What is a Victorian hair receiver? Well, as the name suggests, they received hair!
Dating from Victorian times through the early 1950s, hair receivers were a fixture on the dressing tables of most fashionable ladies. They were designed to hold hair that was removed from hairbrushes after vigorous brushing, and they resemble vanity jars or powder jars, but with the distinctive feature of having a finger sized opening hole in the center of the lid. The comb would be run through the bristles of the hairbrush and the resultant hair accumulation would be coiled around a finger and then inserted into the opening of the hair receiver.
The uses of the hair was varied, but most frequently it was used in the creation of RATTS (aka rats) These were sheer hair nets that were stuffed full of the collected hair and then sewn shut. The ladies’ hairstyles of that time were fashionable buns and other "big hair" arrangements. So ratts provided a "stuffing" to enhance these hairstyles!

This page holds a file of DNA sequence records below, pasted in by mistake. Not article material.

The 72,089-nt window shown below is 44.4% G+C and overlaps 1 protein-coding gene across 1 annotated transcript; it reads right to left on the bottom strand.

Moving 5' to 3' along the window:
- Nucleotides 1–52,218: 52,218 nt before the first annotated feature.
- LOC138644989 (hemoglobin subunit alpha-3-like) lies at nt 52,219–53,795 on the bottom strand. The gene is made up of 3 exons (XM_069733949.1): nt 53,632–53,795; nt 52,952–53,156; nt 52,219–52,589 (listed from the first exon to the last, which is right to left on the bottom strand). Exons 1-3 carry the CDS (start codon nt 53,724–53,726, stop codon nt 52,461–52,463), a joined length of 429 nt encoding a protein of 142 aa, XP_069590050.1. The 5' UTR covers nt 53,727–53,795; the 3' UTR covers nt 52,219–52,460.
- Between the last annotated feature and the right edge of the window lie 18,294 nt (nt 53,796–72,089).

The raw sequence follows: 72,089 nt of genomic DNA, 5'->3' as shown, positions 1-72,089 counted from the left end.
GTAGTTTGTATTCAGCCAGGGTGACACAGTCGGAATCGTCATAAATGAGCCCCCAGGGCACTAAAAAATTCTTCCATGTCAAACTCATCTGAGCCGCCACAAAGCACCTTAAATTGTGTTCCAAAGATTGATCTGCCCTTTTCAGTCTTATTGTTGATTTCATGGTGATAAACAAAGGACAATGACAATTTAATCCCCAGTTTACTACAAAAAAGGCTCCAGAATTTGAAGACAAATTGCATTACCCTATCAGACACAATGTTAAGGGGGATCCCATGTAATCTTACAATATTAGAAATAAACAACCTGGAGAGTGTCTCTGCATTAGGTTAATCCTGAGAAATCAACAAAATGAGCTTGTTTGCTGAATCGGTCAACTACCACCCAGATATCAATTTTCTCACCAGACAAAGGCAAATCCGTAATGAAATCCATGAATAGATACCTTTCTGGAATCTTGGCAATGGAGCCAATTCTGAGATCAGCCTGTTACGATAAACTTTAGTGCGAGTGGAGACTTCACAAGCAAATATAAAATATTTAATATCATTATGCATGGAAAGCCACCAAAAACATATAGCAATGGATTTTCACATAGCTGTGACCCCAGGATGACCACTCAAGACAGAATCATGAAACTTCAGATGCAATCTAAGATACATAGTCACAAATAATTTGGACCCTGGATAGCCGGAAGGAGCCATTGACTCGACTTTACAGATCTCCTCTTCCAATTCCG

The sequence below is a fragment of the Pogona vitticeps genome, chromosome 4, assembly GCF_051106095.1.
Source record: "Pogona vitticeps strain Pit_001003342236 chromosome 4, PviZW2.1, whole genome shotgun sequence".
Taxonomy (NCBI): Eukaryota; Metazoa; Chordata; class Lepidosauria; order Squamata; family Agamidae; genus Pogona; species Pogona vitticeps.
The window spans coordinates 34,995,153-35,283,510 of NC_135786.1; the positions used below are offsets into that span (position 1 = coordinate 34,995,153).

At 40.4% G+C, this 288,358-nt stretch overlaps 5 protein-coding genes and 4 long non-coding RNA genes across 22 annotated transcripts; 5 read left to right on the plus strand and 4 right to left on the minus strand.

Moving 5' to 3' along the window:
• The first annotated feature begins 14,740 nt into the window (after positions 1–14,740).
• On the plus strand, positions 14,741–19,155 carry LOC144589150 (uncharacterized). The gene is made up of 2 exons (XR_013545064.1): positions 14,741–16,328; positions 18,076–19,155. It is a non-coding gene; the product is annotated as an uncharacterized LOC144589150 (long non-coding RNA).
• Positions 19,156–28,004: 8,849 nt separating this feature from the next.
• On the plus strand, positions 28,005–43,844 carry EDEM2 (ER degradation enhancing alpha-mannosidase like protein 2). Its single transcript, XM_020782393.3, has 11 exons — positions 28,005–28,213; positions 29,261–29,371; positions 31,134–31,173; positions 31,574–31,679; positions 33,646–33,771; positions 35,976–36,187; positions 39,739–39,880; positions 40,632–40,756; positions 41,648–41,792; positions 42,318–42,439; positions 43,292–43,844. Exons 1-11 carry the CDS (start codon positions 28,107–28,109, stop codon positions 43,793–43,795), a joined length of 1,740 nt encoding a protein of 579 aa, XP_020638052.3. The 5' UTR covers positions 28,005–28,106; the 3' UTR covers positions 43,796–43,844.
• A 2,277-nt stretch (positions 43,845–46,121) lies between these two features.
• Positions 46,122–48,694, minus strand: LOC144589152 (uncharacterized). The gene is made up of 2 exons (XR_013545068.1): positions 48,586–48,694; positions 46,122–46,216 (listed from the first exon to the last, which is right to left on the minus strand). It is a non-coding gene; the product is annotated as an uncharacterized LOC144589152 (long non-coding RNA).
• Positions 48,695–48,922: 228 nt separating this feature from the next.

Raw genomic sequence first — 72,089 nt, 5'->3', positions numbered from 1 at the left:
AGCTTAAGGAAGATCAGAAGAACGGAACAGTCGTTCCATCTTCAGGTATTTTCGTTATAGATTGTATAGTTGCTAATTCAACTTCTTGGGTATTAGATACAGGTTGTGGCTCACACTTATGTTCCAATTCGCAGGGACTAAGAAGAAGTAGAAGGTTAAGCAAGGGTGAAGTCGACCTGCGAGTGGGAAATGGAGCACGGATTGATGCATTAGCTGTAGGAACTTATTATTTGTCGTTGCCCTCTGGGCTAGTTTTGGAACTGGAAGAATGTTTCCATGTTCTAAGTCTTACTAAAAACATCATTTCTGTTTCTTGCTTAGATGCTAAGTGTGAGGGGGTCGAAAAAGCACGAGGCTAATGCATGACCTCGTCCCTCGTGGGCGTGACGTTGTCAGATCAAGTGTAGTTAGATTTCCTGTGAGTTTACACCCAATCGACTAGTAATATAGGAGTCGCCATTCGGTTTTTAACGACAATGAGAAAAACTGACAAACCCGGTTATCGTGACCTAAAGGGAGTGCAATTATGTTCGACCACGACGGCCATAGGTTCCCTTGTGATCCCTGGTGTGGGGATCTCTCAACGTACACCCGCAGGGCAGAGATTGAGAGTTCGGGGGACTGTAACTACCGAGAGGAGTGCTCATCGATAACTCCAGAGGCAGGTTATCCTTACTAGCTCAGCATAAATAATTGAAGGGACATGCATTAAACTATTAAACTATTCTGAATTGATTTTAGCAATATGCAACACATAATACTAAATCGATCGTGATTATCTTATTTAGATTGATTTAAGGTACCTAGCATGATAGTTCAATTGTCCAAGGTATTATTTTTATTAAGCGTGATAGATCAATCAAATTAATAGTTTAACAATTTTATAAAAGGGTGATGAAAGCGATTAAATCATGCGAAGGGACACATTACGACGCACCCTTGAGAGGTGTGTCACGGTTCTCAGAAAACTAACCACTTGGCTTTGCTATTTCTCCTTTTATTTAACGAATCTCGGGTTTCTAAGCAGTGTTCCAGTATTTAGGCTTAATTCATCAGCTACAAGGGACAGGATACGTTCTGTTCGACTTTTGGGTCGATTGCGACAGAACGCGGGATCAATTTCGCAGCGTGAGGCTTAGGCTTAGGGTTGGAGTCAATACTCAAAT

In addition to this use for the hair kept in hair receivers, ladies also used the collected hair for a variety of other things, including as stuffing in pin cushions, for which the oiled and scented hair of that time was well suited, as it lubricated the pins, making them easier to use. Small other cushions and pillows were also frequently stuffed with hair instead of feathers.
The hair would also be used in mourning traditions as well as celebration pieces. Chances are if you own a mourning brooch the hair was probably taken from one of these.